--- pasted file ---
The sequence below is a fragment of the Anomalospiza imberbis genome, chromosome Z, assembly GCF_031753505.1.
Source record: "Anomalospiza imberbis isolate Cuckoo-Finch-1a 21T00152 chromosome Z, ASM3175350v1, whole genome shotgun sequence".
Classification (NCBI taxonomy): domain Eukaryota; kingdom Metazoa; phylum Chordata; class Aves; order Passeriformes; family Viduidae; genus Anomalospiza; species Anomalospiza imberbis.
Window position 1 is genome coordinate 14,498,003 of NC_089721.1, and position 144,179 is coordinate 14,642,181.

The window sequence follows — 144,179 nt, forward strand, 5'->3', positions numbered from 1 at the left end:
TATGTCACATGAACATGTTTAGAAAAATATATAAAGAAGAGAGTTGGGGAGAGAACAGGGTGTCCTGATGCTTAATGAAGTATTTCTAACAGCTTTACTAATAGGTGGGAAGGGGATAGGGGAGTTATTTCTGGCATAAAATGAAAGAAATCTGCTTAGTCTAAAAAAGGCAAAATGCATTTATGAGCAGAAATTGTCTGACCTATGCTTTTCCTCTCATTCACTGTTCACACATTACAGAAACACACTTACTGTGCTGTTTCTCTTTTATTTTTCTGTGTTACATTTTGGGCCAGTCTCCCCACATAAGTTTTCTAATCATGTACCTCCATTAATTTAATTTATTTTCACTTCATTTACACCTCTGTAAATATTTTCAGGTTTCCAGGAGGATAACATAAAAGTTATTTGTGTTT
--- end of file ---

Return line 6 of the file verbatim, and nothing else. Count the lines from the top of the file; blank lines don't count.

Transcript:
TATGTCACATGAACATGTTTAGAAAAATATATAAAGAAGAGAGTTGGGGAGAGAACAGGGTGTCCTGATGCTTAATGAAGTATTTCTAACAGCTTTACTAATAGGTGGGAAGGGGATAGGGGAGTTATTTCTGGCATAAAATGAAAGAAATCTGCTTAGTCTAAAAAAGGCAAAATGCATTTATGAGCAGAAATTGTCTGACCTATGCTTTTCCTCTCATTCACTGTTCACACATTACAGAAACACACTTACTGTGCTGTTTCTCTTTTATTTTTCTGTGTTACATTTTGGGCCAGTCTCCCCACATAAGTTTTCTAATCATGTACCTCCATTAATTTAATTTATTTTCACTTCATTTACACCTCTGTAAATATTTTCAGGTTTCCAGGAGGATAACATAAAAGTTATTTGTGTTT